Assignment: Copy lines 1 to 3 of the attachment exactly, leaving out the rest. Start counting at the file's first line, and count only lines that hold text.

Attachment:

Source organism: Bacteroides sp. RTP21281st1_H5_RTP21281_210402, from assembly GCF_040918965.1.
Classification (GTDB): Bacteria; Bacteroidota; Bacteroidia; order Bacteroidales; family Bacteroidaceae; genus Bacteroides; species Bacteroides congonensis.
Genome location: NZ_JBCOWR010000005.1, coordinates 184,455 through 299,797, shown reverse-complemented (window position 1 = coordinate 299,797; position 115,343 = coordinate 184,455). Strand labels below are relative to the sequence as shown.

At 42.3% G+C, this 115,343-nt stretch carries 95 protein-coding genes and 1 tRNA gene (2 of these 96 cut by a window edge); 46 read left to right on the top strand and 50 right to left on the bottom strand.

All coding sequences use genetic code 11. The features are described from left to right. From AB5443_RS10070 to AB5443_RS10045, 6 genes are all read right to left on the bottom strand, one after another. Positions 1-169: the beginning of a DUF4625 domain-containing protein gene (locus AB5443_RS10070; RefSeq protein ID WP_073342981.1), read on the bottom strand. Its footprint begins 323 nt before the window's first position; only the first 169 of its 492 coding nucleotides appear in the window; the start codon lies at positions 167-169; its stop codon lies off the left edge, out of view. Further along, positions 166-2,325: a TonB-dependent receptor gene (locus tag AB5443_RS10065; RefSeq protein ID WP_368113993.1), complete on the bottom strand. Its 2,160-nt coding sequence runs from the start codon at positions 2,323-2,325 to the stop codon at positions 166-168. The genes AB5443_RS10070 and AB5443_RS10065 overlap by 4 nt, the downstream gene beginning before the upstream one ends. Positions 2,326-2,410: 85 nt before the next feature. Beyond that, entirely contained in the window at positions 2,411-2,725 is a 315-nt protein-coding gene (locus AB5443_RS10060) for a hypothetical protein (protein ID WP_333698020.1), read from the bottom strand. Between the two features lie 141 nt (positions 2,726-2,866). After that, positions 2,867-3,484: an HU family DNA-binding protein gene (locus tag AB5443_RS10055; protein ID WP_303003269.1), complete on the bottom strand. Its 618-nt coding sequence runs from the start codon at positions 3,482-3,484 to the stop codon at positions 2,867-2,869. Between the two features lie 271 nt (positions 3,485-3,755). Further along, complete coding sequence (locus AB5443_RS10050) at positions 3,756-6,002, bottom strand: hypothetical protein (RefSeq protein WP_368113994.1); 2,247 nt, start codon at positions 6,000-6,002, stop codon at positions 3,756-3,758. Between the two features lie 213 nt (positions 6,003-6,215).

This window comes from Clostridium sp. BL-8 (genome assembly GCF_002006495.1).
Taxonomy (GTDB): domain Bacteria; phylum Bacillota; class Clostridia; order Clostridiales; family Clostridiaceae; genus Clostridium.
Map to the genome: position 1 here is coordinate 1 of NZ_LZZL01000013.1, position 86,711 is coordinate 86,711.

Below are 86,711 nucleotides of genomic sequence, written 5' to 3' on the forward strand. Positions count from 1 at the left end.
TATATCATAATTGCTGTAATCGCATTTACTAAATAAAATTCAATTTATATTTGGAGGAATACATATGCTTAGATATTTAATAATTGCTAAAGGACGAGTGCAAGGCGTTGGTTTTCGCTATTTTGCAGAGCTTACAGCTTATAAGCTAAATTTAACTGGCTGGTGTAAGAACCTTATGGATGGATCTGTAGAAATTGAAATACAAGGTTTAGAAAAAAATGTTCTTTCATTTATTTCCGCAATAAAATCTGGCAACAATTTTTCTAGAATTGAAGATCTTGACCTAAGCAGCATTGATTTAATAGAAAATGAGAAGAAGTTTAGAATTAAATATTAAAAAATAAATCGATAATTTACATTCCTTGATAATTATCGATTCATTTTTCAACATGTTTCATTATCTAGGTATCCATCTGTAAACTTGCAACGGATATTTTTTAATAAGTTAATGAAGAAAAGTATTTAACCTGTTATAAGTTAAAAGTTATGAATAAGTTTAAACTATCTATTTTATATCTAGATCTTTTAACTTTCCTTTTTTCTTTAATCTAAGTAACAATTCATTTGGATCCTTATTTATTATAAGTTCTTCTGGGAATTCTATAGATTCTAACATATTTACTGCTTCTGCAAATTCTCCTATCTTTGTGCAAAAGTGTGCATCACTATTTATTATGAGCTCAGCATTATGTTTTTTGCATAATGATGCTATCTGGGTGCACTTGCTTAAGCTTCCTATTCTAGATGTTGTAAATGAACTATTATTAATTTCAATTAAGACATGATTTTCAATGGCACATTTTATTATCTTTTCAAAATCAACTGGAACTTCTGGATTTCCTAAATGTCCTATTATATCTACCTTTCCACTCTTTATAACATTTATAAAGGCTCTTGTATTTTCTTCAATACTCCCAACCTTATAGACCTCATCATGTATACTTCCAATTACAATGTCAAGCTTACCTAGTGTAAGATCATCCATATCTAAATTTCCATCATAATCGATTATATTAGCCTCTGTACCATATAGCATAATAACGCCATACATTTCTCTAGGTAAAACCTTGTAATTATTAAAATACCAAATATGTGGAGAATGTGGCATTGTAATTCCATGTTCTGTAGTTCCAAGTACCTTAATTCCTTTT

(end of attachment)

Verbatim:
Source organism: Bacteroides sp. RTP21281st1_H5_RTP21281_210402, from assembly GCF_040918965.1.
Classification (GTDB): Bacteria; Bacteroidota; Bacteroidia; order Bacteroidales; family Bacteroidaceae; genus Bacteroides; species Bacteroides congonensis.
Genome location: NZ_JBCOWR010000005.1, coordinates 184,455 through 299,797, shown reverse-complemented (window position 1 = coordinate 299,797; position 115,343 = coordinate 184,455). Strand labels below are relative to the sequence as shown.